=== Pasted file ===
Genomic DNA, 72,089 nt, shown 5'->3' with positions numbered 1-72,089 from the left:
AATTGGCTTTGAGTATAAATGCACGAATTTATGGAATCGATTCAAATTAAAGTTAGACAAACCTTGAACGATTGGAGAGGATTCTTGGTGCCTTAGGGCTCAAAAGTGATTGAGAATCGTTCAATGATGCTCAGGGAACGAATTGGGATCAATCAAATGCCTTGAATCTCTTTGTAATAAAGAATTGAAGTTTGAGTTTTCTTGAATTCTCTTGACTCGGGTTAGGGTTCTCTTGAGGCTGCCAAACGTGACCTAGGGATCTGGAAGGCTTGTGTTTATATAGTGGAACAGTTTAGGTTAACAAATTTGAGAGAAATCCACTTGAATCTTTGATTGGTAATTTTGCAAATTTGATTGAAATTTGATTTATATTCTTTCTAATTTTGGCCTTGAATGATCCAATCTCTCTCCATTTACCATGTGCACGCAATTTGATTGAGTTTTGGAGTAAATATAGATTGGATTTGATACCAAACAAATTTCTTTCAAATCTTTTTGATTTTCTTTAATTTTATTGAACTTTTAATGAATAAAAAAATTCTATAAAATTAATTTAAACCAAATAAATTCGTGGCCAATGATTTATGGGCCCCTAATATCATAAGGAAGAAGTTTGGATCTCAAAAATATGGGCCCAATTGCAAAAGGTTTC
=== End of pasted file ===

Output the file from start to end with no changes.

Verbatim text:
Genomic DNA, 72,089 nt, shown 5'->3' with positions numbered 1-72,089 from the left:
AATTGGCTTTGAGTATAAATGCACGAATTTATGGAATCGATTCAAATTAAAGTTAGACAAACCTTGAACGATTGGAGAGGATTCTTGGTGCCTTAGGGCTCAAAAGTGATTGAGAATCGTTCAATGATGCTCAGGGAACGAATTGGGATCAATCAAATGCCTTGAATCTCTTTGTAATAAAGAATTGAAGTTTGAGTTTTCTTGAATTCTCTTGACTCGGGTTAGGGTTCTCTTGAGGCTGCCAAACGTGACCTAGGGATCTGGAAGGCTTGTGTTTATATAGTGGAACAGTTTAGGTTAACAAATTTGAGAGAAATCCACTTGAATCTTTGATTGGTAATTTTGCAAATTTGATTGAAATTTGATTTATATTCTTTCTAATTTTGGCCTTGAATGATCCAATCTCTCTCCATTTACCATGTGCACGCAATTTGATTGAGTTTTGGAGTAAATATAGATTGGATTTGATACCAAACAAATTTCTTTCAAATCTTTTTGATTTTCTTTAATTTTATTGAACTTTTAATGAATAAAAAAATTCTATAAAATTAATTTAAACCAAATAAATTCGTGGCCAATGATTTATGGGCCCCTAATATCATAAGGAAGAAGTTTGGATCTCAAAAATATGGGCCCAATTGCAAAAGGTTTC